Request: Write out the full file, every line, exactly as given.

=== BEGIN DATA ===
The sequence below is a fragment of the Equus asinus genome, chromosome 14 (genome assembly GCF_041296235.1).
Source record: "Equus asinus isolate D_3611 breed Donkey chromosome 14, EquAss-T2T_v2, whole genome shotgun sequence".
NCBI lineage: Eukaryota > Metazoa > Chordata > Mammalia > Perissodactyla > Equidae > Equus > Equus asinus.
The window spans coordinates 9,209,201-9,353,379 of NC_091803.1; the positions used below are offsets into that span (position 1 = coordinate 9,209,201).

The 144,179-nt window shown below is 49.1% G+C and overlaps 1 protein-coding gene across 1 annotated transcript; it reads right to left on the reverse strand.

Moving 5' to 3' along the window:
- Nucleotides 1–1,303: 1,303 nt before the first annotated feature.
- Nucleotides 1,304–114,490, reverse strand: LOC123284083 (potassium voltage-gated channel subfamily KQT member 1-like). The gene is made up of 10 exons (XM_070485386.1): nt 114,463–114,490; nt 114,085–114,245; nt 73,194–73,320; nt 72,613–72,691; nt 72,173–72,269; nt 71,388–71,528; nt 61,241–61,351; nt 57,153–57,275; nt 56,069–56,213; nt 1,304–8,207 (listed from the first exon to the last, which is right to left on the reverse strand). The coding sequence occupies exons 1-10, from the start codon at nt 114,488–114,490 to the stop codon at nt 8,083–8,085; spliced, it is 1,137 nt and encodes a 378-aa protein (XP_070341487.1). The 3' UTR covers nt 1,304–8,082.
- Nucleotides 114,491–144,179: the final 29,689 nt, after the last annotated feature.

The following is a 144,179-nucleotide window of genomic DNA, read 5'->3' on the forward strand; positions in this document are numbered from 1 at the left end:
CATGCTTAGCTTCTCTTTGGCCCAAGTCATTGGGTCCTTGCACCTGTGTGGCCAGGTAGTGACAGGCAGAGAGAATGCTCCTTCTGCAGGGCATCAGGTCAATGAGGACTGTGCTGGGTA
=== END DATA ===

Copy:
The sequence below is a fragment of the Equus asinus genome, chromosome 14 (genome assembly GCF_041296235.1).
Source record: "Equus asinus isolate D_3611 breed Donkey chromosome 14, EquAss-T2T_v2, whole genome shotgun sequence".
NCBI lineage: Eukaryota > Metazoa > Chordata > Mammalia > Perissodactyla > Equidae > Equus > Equus asinus.
The window spans coordinates 9,209,201-9,353,379 of NC_091803.1; the positions used below are offsets into that span (position 1 = coordinate 9,209,201).

The 144,179-nt window shown below is 49.1% G+C and overlaps 1 protein-coding gene across 1 annotated transcript; it reads right to left on the reverse strand.

Moving 5' to 3' along the window:
- Nucleotides 1–1,303: 1,303 nt before the first annotated feature.
- Nucleotides 1,304–114,490, reverse strand: LOC123284083 (potassium voltage-gated channel subfamily KQT member 1-like). The gene is made up of 10 exons (XM_070485386.1): nt 114,463–114,490; nt 114,085–114,245; nt 73,194–73,320; nt 72,613–72,691; nt 72,173–72,269; nt 71,388–71,528; nt 61,241–61,351; nt 57,153–57,275; nt 56,069–56,213; nt 1,304–8,207 (listed from the first exon to the last, which is right to left on the reverse strand). The coding sequence occupies exons 1-10, from the start codon at nt 114,488–114,490 to the stop codon at nt 8,083–8,085; spliced, it is 1,137 nt and encodes a 378-aa protein (XP_070341487.1). The 3' UTR covers nt 1,304–8,082.
- Nucleotides 114,491–144,179: the final 29,689 nt, after the last annotated feature.

The following is a 144,179-nucleotide window of genomic DNA, read 5'->3' on the forward strand; positions in this document are numbered from 1 at the left end:
CATGCTTAGCTTCTCTTTGGCCCAAGTCATTGGGTCCTTGCACCTGTGTGGCCAGGTAGTGACAGGCAGAGAGAATGCTCCTTCTGCAGGGCATCAGGTCAATGAGGACTGTGCTGGGTA